However, the transaction information available through Partner API is for analytics purposes only. In addition, Shopify Partner API is only available through GraphQL and enforces rate limits on all requests.
In order to use Partner API, two pieces of information must be included to successfully authenticate requests to a Partner API endpoint. GraphiQL can be used to query the partner API through Partner Dashboards because it uses the Partner API client to retrieve the requested information from your Partner account.
5) Ajax API
The Ajax API provides a suite of lightweight Shopify REST API endpoints for the development of Shopify themes. Some potential uses of the Ajax API include adding products to the cart and updating the cart item counter, suggesting products while typing in the search field, and displaying related product recommendations.
Ajax APIs are unauthenticated and thus don’t require access tokens or API keys to access. The API responses return JSON formatted data and there are no hard limits on Ajax API.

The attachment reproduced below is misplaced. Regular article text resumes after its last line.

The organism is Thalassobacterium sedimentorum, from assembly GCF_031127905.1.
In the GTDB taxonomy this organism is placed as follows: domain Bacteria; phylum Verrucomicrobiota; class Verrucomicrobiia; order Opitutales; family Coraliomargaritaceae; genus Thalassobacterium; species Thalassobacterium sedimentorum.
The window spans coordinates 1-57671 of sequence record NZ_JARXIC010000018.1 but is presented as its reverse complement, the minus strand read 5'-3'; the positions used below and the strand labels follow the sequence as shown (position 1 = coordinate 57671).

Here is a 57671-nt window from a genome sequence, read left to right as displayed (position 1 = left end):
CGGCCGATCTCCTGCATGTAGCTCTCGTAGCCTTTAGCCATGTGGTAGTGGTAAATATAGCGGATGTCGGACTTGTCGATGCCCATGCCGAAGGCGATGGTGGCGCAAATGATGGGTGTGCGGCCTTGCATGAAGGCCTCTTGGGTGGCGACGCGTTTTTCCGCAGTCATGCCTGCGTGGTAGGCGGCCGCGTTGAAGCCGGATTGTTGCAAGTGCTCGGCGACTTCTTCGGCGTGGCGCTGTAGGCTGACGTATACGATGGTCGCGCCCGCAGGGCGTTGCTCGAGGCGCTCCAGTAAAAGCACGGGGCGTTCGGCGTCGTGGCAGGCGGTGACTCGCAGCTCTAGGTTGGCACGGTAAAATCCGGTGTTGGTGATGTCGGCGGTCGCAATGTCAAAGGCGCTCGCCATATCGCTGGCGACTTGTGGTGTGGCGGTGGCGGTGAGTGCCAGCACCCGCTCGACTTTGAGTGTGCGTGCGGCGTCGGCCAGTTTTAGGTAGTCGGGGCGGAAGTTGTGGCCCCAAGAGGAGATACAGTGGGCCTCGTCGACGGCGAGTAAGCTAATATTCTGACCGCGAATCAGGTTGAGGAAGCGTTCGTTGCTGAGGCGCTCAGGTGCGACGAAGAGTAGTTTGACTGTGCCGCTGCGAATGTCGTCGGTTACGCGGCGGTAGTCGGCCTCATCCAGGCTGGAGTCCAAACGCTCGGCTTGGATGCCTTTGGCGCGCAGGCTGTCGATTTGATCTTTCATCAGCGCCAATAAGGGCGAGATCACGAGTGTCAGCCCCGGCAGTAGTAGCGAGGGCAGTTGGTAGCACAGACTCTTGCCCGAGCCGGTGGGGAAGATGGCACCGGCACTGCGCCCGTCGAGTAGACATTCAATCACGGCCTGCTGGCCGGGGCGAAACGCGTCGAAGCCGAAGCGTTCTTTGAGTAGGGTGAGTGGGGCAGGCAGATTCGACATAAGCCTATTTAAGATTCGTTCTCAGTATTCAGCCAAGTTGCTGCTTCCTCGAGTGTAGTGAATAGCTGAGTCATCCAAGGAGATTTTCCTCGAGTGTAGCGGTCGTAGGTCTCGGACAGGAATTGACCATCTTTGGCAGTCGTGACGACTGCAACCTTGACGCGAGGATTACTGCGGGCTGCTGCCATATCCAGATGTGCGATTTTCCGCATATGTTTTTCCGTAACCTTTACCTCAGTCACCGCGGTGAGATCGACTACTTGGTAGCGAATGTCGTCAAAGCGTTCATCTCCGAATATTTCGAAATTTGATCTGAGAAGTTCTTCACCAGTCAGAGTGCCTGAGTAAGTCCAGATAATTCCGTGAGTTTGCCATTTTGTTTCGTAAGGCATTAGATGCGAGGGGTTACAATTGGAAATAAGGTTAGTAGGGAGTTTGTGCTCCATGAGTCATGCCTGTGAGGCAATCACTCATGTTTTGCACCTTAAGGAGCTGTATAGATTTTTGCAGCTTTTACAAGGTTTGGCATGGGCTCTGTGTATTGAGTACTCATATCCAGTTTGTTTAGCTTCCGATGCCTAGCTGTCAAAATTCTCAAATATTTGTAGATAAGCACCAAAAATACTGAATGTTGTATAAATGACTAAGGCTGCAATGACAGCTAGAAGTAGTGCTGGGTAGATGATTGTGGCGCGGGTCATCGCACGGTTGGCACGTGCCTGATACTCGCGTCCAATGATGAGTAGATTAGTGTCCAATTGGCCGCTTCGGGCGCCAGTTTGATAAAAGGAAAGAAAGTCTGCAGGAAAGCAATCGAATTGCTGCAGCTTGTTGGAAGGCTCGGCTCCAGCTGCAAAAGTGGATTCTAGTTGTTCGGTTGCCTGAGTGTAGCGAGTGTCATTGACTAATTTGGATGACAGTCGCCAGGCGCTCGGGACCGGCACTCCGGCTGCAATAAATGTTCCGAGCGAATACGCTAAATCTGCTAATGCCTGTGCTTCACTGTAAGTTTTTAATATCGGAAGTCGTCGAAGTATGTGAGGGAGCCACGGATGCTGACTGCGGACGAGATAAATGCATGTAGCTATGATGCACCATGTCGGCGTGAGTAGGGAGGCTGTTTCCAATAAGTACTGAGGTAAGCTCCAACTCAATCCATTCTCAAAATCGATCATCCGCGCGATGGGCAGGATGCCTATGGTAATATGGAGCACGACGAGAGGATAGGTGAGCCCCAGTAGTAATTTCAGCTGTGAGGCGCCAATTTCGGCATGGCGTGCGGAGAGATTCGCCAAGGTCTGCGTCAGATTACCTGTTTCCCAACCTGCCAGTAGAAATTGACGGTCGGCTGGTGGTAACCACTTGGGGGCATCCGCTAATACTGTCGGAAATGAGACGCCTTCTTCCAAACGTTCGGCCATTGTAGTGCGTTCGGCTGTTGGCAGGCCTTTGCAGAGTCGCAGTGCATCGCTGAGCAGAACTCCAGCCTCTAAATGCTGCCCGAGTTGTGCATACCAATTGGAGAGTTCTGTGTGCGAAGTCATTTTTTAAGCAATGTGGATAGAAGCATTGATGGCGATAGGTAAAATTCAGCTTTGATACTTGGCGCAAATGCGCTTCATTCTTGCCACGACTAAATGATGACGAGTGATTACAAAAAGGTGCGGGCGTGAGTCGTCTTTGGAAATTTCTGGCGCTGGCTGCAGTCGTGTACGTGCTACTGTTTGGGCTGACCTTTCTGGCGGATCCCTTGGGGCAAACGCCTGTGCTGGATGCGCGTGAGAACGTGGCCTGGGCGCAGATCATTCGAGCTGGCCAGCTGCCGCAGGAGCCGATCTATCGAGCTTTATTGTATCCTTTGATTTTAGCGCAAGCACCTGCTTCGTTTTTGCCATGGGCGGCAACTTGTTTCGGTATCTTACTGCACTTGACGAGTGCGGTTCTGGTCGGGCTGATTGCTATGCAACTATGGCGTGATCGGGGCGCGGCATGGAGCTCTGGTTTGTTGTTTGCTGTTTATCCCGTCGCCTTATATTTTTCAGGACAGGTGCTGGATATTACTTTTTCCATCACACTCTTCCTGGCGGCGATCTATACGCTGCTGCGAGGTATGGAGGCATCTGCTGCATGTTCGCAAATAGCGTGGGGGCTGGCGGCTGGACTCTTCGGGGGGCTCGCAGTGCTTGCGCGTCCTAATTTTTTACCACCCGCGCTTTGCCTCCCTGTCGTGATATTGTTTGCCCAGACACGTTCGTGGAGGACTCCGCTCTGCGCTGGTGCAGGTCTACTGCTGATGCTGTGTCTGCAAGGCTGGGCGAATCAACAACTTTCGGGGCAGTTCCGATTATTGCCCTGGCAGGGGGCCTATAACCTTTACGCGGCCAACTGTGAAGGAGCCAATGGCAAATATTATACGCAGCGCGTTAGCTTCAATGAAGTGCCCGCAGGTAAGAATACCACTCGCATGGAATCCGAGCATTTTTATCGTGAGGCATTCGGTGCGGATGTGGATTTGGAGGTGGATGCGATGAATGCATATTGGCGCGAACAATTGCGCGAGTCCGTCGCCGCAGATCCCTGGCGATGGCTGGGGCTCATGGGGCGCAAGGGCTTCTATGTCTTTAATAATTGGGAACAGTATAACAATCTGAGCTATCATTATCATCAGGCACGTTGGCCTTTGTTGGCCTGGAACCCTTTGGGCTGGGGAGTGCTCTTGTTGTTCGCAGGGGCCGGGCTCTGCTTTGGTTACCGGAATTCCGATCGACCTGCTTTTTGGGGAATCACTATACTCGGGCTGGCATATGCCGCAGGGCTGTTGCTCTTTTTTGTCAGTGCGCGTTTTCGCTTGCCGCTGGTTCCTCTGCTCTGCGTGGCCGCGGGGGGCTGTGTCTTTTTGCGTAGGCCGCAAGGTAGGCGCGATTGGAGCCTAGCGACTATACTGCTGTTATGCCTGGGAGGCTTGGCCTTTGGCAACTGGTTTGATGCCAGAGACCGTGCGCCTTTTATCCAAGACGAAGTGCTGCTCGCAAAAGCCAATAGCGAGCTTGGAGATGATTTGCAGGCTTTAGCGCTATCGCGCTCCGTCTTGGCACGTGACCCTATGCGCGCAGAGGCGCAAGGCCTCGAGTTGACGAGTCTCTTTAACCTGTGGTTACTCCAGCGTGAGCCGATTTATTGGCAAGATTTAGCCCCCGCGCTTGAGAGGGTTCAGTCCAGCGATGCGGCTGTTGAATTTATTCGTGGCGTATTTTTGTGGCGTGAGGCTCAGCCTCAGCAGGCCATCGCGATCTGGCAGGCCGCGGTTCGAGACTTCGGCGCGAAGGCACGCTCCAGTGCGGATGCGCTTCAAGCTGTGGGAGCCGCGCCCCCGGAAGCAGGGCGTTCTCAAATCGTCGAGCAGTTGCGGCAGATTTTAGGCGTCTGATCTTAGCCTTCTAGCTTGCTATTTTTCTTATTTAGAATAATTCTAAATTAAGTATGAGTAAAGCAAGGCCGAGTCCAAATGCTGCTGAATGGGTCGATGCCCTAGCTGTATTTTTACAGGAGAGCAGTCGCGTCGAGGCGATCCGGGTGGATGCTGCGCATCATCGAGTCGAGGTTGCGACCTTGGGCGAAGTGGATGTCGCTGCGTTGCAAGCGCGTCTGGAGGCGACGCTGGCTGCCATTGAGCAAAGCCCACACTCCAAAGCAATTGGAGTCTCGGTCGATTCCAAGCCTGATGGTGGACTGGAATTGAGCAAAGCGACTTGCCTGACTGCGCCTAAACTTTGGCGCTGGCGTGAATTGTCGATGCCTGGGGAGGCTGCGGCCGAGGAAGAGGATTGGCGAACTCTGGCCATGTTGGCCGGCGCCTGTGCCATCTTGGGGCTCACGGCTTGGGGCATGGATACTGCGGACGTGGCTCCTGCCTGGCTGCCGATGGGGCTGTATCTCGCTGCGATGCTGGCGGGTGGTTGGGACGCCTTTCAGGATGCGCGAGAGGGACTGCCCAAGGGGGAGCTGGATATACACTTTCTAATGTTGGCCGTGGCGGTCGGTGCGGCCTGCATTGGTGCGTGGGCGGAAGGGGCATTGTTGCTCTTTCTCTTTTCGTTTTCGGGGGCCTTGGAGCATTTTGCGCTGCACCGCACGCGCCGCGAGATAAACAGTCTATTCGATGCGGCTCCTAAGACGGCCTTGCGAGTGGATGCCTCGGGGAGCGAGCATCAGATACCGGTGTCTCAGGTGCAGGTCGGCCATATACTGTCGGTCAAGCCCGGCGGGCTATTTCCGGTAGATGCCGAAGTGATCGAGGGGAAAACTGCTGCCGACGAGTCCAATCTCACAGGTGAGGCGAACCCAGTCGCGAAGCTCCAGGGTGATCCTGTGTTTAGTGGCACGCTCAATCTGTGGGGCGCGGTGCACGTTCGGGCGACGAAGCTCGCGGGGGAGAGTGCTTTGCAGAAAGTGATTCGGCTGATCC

6) Section Rendering API
Using an AJAX and the Section Rendering API, users can request the HTML markup for theme sections. It allows store owners to update page content without reloading the entire page by fetching and dynamically replacing only certain elements. For example, You can use section Rendering API to paginate search results without performing a full page reload between pages.
The section query parameter can be used to render the sections, which are identified by their section IDs. The response includes pairs for each section ID and its corresponding rendered HTML and is a JSON object.
7) Customer Privacy API
You can use the customer privacy API to build consent collection mechanisms such as banners for General Data Protection Regulation (GDPR) compliance. For marketing and analytics use cases, you can use the API when tracking or exporting data about storefront visitors to cover GDPR compliance according to the California Consumer Privacy Act (CCPA).
The API is implemented as a property on the global window.Shopifyobject and is accessible to all Shopify online stores.
8) Messaging API
Messaging API is used to send messages to the Shopify Inbox which is a web, Android, and iOS App that allows Shopify merchants to centralize their business conversations from SMS and messaging apps like Facebook Messenger.
In order to get started with Messaging API, you need to contact the Messaging API team and set your Inbox callback URL. After that, you need to prompt the merchant to agree to the Messaging API access scopes and then use the merchant’s shop data with the Shopify Messaging API endpoints.
It is still in closed Beta and is not available to all partners yet.
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Shopify API Usage
Some of the key usage of Shopify APIs are discussed below: